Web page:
Wireless Security Better, Needs Improvement
A new survey published last week by RSA concludes wireless security is improving, but too many organizations are still relying on primitive security protections when it comes to wireless networks.
The seventh annual Wireless Security Survey from security firm RSA finds wireless networks continue to grow at a rapid pace in the major cities around the world. The survey looked at New York, London, and Paris and examined the security of corporate wireless access points, public hotspots and in-home networks, according to a statement from the company.
The survey revealed London is the 'most wireless city' with a total of 12,276 access points, which exceeded the number in New York City by more than 3,000. Public hotspots -- designed to allow anyone with a wireless device to access the Internet on a pay-as-you-go or pre-paid basis -- continue to grow in prevalence across all three cities, said RSA officials. New York City is the leader in concentration of hotspots.
The survey also examined how many of the wireless access points detected were secured with some form of encryption, excluding hotspots. RSA officials said the 2008 results show some dramatic improvements in security practice. In New York City, 97 percent of corporate access points had encryption in place -- up from 76 percent last year. The results are the best in the survey's history, said RSA. In Paris, 94 percent of corporate access points were encrypted. London still has 20 percent of all business access points unprotected by any form of wireless encryption.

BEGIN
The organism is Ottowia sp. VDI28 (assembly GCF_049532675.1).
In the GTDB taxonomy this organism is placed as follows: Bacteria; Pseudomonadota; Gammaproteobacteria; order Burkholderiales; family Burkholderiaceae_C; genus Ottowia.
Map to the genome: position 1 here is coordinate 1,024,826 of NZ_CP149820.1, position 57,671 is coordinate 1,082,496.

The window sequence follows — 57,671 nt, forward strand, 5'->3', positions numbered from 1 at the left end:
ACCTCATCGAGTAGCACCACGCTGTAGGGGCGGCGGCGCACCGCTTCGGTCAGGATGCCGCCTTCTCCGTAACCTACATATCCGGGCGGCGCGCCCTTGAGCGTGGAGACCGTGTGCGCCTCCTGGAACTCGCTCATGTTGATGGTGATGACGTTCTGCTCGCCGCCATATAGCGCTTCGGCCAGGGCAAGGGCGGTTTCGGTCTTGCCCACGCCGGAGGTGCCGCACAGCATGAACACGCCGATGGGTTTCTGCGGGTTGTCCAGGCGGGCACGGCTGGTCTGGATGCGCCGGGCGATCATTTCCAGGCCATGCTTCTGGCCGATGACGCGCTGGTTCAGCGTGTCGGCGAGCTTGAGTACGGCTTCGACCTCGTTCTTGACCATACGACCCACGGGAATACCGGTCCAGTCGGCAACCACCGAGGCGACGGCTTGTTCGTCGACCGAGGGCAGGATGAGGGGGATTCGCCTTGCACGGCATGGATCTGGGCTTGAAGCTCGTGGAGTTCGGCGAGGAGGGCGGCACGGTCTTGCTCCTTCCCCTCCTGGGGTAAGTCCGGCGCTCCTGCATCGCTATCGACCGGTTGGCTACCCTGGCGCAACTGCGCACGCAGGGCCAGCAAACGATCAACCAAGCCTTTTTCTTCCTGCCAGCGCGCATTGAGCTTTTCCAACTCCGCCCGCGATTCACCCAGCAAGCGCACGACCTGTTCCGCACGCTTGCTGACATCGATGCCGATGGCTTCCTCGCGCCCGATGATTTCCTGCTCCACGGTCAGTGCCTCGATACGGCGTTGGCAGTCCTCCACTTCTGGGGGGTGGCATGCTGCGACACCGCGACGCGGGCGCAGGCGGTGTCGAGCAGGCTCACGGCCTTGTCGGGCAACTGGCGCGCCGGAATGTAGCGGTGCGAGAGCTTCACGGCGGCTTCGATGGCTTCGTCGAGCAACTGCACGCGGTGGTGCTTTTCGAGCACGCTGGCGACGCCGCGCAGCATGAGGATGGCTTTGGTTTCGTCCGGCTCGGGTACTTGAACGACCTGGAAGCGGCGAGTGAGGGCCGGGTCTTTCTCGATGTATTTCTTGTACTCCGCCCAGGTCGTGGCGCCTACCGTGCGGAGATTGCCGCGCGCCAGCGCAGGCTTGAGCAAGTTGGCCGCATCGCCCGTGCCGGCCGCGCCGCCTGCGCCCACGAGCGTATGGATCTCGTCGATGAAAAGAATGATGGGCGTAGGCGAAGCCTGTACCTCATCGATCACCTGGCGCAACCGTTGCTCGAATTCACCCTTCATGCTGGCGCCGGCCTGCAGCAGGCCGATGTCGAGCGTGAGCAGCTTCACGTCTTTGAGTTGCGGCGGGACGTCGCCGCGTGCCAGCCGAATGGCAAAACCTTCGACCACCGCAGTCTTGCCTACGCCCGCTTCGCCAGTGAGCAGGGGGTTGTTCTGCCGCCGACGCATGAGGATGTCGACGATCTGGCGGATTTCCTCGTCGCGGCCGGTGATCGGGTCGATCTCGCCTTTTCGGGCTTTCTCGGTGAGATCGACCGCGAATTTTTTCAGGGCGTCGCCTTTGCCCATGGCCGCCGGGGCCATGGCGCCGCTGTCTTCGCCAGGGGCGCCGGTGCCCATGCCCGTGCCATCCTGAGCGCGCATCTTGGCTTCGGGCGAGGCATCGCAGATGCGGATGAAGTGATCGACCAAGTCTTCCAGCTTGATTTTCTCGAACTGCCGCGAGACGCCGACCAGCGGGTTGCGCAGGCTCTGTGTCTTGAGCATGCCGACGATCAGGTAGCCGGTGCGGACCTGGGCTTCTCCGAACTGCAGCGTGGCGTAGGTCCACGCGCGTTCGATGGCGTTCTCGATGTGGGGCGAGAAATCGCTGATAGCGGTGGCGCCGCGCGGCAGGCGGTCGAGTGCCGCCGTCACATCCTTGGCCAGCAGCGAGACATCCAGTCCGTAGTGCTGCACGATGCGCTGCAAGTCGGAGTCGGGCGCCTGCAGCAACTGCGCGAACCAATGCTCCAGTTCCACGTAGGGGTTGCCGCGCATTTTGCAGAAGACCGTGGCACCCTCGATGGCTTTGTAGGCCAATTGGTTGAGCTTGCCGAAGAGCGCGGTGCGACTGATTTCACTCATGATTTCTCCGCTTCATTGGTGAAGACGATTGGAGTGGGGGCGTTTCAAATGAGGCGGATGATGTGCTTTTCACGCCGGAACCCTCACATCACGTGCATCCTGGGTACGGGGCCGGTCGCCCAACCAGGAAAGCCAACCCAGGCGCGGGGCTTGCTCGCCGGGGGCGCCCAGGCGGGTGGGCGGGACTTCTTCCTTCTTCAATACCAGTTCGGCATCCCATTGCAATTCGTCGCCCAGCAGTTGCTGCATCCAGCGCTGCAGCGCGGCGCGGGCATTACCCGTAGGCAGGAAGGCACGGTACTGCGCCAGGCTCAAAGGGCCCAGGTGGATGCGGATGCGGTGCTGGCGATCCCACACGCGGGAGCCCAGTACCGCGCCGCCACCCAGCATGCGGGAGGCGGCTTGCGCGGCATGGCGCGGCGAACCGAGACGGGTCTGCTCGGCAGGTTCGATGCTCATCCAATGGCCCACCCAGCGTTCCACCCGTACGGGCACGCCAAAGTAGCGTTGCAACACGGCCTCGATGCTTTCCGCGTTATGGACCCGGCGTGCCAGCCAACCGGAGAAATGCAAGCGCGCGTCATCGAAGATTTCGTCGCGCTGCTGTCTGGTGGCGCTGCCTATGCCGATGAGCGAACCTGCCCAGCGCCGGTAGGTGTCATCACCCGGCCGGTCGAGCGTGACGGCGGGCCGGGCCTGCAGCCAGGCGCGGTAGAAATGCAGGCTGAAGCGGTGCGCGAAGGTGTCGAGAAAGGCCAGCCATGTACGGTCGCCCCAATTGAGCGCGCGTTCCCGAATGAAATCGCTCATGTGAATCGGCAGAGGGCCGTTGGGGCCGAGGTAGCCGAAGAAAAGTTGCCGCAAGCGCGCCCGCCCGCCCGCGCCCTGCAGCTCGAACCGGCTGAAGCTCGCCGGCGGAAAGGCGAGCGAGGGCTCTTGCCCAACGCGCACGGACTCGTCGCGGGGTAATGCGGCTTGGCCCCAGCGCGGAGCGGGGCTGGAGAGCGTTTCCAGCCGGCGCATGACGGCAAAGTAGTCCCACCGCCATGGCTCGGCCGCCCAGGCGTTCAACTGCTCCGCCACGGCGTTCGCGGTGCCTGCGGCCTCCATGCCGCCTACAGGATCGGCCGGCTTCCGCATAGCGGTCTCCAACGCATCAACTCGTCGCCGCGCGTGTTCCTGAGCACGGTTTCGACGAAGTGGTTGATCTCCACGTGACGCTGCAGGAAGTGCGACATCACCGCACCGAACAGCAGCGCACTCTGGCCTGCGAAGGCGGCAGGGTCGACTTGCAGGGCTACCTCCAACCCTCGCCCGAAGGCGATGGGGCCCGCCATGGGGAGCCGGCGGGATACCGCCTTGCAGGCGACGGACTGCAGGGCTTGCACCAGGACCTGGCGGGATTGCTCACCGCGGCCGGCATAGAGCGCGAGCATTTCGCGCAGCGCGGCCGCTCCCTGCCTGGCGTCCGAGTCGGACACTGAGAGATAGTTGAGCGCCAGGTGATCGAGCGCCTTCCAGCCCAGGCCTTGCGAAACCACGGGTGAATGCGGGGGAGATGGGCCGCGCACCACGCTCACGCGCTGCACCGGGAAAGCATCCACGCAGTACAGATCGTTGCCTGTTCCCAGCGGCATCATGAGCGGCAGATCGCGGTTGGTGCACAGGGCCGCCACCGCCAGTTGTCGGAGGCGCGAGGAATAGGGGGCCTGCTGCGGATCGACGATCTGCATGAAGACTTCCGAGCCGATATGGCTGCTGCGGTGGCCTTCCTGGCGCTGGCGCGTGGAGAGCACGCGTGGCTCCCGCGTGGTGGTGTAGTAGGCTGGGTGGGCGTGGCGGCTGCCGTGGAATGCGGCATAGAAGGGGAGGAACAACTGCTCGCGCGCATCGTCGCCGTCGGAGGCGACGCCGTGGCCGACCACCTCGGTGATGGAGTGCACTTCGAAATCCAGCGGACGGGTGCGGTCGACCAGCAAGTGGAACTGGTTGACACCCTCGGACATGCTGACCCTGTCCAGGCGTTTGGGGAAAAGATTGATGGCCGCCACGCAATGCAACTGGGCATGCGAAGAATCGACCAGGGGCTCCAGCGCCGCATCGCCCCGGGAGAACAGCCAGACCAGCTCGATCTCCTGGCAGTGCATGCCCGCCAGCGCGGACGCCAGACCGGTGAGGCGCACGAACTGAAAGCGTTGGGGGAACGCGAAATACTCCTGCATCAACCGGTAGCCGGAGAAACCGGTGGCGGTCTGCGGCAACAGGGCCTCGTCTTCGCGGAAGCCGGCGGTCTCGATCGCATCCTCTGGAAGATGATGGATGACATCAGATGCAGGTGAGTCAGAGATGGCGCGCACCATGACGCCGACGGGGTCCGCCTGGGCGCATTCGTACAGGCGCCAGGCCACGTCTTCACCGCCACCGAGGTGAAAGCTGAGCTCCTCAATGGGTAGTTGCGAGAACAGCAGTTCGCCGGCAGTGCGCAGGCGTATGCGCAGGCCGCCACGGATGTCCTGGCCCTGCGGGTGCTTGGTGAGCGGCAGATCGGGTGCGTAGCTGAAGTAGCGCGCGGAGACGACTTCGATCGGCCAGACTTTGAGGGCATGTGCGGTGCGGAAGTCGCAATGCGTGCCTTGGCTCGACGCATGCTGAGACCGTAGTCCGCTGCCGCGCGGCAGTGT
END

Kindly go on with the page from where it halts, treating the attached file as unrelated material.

Now that Wired Equivalent Privacy (WEP), the original wireless encryption standard, is discredited, "the 2008 survey paid close attention to the types of encryption in-play, and the relative adoption of more advanced forms of wireless encryption, including Wi-Fi Protected Access (WPA) or WPA2," RSA said in the statement. "Overall, the adoption of non-WEP advanced encryption is encouraging."
Paris lead the way in non-WEP security, with 72 percent of access points (excluding public hotspots) found to be using advanced security. New York City and London were more modest at 49 percent and 48 percent respectively. A majority of wireless access points relied on either on WEP or used no encryption at all, according to the survey.
Sam Curry, vice president of Identity and Access Assurance at RSA, criticized WEP and said it "barely constitutes paper-thin protection in the face of today's sophisticated hackers."
"We would strongly urge wireless network administrators to discount WEP as a viable security mechanism and upgrade to WPA -- or stronger - without delay," said Curry. "It is also critical that business access points are protected by encryption -- even if the corporate network itself can only be accessed via an encrypted VPN. Not using WPA1 or WPA2 can leave the organizations involved vulnerable to whole classes of attacks against both access points and wireless client computers."